Here's my interview with Robert Mccraken an audio producer you can check out his stuff below in the following links
How'd you get started in music?
Oh that’s a difficult one to explain. Over the years I have learned various instruments such as the piano and bass, and even though I still play bass I have never developed that full on passion for the instrument. I always knew I wanted to work in music but I struggled to find what side it was I was passionate about. I tried composing a few times and was just never happy with anything I made. When it came to leaving school all the teachers pressured us to have a college or university to go to. I am sure most of us have had that experience! So the stress is kicking in and I feel I have to find something fast. Even though I never took music in my last year at school (school sucked all the fun out of it) I knew I still wanted to do something with music. I also had a love for physics. A friend suggested I try this questionnaire that helps find a career path. So I filled it out and some of the top suggestions were; Film Director, Photographer, and Audio Engineer….oooh what is that?!
I looked into it more and I fell in love with the idea of helping musicians create the sound in their heads! So I applied to one Uni, SAE Glasgow. I got in, got my degree, paid my debts. As much as I had some good times there and look back on it fondly. I feel it was a waste of time and money. It helped me learn about the technology that is involved in audio engineering but it misses some crucial things. Like how to break into the industry, learning the business and marketing side. When it did try to teach those sides, it was outdated information. Like back in the 70s and 80s to get a job in a recording studio you just had to go to them and volunteer your time, you would get a mentor and work your way up. I tried finding a place to volunteer and all I got was old men with the ‘I’ve done my time’ attitude sticking their noses up at me. Then I went to Chem19 and did the same pitch I had done so many times before. To my surprise the guy on the other side of the door was pleasant and accommodating. He explained to me that’s not how the industry works any more. He explained it’s a good idea to start practising mixing at home and start finding musicians to record, then book the recording space. Ugh… mixing, I didn’t want to do any mixing, I wanted to be a recording engineer and throw up mics and all that fun stuff. If that’s what it takes though, I’ll start there. So I downloaded some multi-tracks and began mixing again (hadn’t done any since uni), looking up mixing tutorials on YouTube. Let me tell you, those mixes were awful! But each mix was less awful than the last. A few years went by. Done a few courses, met some people, applied for jobs, and searched many other avenues. Then the Pandemic hit. I did what everyone else did and wasted time.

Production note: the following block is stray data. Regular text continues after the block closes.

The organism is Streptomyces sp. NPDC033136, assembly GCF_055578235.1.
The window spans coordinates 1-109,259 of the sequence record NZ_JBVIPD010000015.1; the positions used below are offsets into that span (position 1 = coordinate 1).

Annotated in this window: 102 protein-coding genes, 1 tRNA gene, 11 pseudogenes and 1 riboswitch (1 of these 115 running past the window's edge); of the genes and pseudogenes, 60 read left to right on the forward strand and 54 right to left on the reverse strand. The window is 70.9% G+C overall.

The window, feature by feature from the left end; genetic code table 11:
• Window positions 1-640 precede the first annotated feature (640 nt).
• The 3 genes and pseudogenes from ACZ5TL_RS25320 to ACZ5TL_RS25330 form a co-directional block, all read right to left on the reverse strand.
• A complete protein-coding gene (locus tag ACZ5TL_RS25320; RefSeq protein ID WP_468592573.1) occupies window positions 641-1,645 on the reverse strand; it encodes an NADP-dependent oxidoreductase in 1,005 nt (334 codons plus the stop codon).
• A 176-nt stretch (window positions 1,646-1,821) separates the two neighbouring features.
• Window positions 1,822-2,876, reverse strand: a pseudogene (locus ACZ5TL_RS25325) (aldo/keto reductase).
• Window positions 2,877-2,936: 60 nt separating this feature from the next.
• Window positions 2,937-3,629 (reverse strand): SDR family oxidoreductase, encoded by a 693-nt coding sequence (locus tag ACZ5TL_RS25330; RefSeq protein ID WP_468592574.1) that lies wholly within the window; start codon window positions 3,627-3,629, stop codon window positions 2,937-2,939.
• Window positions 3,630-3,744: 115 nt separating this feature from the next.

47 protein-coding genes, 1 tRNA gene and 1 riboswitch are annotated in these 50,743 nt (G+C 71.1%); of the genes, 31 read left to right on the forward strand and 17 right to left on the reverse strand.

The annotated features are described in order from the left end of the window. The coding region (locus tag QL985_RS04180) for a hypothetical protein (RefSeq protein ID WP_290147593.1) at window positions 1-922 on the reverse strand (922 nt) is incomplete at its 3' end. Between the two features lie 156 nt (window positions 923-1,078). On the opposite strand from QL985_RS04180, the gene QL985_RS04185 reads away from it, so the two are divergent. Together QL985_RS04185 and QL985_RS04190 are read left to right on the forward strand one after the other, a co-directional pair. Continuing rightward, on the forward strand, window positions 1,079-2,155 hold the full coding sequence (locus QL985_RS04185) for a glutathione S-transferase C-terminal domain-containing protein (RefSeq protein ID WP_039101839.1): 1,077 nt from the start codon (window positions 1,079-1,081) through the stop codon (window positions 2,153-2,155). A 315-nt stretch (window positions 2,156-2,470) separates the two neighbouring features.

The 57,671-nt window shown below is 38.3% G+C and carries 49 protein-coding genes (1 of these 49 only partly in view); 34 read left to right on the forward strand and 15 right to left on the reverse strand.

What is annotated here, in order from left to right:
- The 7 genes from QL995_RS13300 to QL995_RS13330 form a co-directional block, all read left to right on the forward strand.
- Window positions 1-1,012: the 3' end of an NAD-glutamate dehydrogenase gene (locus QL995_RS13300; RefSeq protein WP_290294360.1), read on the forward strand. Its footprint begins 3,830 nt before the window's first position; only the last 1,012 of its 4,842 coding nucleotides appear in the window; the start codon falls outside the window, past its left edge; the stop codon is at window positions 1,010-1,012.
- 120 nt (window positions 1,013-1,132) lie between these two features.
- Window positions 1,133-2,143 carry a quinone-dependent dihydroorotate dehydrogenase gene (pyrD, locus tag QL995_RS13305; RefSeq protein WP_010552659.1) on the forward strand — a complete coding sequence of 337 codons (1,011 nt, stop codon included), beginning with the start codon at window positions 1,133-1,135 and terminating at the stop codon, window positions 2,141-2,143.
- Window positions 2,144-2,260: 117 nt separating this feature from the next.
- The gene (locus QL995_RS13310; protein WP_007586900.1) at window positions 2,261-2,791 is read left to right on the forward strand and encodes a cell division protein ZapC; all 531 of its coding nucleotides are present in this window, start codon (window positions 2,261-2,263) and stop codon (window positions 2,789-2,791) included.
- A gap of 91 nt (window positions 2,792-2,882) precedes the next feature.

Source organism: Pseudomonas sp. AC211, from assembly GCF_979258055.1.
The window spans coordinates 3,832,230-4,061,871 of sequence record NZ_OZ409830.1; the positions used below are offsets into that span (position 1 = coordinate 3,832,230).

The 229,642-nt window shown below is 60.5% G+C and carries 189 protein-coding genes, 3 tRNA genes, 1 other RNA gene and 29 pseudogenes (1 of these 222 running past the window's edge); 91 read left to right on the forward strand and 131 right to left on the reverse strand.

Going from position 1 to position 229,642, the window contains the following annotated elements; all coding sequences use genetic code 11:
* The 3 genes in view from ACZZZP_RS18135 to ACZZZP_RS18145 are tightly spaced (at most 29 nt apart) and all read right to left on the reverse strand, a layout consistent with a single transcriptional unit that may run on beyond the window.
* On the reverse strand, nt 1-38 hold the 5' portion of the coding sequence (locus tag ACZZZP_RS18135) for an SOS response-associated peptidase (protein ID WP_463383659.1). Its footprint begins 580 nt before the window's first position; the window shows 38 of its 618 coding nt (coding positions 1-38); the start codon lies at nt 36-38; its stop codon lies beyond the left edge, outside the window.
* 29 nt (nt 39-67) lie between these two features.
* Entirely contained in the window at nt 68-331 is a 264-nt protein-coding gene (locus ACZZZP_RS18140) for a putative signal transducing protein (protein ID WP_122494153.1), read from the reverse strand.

The hotel I was working in was paying out furlough so I had nothing to worry about. Then that hotels parent company went bust and I lost my furlough after one month. I started panicking and I had to find a way of making money fast. One woman on a Facebook group pointed me in the direction of an audiobook publisher who use freelance editors. It was good money and consistent. I then stumbled upon a podcast called The 6 figure home studio (now the 6 figure creative) and it gave many ways to find clients and what to improve on and business dealings. That podcast gave me a drive to start finding musicians that were making home recordings and give them a hand where I could. Whether it was advice, critiques, mixes and masters. Nothing feels better than when a client comes back and says ‘This sounds amazing!’. So that’s how I got started In music